Saturday, September 8, 2012

François Skyvington's moped road movie #5

Episode #5 of the road movie was presented yesterday afternoon.

Still in the Cévennes, François met up with a friendly pipe-smoking shepherd.

The traditional grazing method involves seasonal operations known as transhumance. The shepherd walks his flocks up to highlands for the summer season, then back down to the plains for winter.

During the brief sequence, no less than three new lambs were born, with no problems.

François and the shepherd looked on, amused (there was no cause for alarm), as one of the ewes continued to follow the flock with the head of her half-born lamb sticking out behind her.

A few minute later on, the baby was sitting on the ground.

The shepherd collected the lambs by their front legs and carried them over to where the main flock was located.

Next, François met up with a man who organizes walking excursions in the company of Provençal donkeys.

The conversation moved inevitably to the story of the writer Robert Louis Stevenson [1850-1894], author of Travels with a Donkey in the Cévennes. As a Scottish Presbyterian, Stevenson had been fascinated by tales of the Protestant insurgents in the Cévennes, back in the time of Louis XIV, who became known as Camisards. At that time (1879), Stevenson was troubled by his romantic attachment to a married woman, Fanny Osbourne, ten years his senior and the mother of three children, who had abandoned him temporarily. (A year later, she would later become his wife.)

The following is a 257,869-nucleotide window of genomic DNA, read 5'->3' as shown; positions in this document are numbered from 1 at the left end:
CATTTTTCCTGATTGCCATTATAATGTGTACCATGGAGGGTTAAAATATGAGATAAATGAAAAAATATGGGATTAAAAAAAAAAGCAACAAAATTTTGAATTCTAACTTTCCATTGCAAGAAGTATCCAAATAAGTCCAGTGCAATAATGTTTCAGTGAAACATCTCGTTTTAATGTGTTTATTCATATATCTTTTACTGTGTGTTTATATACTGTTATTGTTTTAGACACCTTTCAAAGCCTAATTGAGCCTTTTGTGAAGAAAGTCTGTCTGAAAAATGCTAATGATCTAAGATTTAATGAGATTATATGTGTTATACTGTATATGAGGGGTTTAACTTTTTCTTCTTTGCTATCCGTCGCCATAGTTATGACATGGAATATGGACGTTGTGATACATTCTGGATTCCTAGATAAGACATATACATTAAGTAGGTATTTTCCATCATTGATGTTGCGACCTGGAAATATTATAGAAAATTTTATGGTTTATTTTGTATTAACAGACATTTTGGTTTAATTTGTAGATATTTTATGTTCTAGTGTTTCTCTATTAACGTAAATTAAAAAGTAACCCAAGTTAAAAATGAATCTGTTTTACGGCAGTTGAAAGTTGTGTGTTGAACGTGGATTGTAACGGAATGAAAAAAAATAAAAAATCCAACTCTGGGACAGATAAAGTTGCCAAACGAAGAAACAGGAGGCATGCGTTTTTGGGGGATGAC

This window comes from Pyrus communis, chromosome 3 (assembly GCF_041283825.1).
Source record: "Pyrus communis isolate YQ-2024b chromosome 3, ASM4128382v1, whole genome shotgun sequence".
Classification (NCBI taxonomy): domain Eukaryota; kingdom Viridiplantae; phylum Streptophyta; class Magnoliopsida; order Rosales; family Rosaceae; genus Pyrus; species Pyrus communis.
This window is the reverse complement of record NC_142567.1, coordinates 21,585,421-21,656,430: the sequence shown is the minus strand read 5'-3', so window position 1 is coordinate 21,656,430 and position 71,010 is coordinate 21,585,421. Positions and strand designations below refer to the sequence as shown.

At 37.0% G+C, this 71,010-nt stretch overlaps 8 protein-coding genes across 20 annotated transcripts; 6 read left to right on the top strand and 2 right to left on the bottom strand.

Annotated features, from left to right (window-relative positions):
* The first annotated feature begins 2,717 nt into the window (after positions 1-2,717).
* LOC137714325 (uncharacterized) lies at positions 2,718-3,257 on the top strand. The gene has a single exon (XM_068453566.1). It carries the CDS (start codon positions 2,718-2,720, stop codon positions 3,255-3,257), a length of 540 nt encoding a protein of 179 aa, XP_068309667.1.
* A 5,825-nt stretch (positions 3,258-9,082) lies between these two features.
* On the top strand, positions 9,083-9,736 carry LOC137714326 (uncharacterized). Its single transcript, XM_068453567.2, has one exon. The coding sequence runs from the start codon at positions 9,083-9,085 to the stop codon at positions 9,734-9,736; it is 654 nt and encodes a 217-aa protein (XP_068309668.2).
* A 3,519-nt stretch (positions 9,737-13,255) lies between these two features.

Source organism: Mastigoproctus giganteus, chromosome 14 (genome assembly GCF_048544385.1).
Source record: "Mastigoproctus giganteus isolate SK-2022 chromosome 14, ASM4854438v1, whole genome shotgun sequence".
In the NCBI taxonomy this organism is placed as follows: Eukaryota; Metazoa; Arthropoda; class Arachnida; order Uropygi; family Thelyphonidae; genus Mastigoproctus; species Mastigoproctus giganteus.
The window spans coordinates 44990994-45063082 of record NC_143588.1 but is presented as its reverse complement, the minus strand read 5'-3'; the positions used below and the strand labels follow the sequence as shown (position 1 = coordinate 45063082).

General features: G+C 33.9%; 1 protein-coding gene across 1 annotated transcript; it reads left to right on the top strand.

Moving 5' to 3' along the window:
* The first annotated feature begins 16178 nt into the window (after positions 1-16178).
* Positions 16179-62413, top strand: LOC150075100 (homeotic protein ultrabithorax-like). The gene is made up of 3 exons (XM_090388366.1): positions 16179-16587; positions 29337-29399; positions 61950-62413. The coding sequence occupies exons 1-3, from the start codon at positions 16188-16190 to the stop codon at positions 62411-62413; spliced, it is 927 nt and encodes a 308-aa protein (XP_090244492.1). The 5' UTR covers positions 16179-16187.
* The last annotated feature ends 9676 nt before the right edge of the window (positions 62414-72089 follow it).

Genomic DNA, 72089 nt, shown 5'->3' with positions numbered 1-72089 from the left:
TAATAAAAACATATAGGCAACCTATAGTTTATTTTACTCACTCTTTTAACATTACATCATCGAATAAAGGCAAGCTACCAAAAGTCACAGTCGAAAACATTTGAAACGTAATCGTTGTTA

What better way to meditate about religious history and romance than while walking across the Cévenol mountains in the company of a faithful donkey...

François then followed an itinerant butcher on an excursion to isolated villages and houses.

In this sparsely-populated corner of France, Didier's meat van has remained a vital service.

François then met up with a rural puppeteer.

Here we see the most famous puppet of all time: Polichinelle, from the Italian Commedia dell'arte.

The puppets' heads have been created by talented sculptors.

Then the puppeteer paints them and dresses them up.

In former times, puppeteers would operate at rural fairs, in order to attract customers to the merchants' stands.

François was thrilled to discover that he had his own puppet.

They all set off on the orange moped—François, his puppet and the puppeteer—to reach the place where the puppeteer's mobile theater was parked.

François and Polichinelle were the stars of the show...

At the end of the day, François stopped for a moment in the village of Ganges to pay homage to Charles Benoit, inventor of the moped. He left an orange scarf attached to the commemorative plaque.

Finally, the episode terminated with a short trip in a hot-air balloon: an 18th-century French invention of the brothers Joseph-Michel and Jacques-Étienne Montgolfier.

The orange moped surely enjoyed the excursion into the skies of the Cévennes.

François certainly did.

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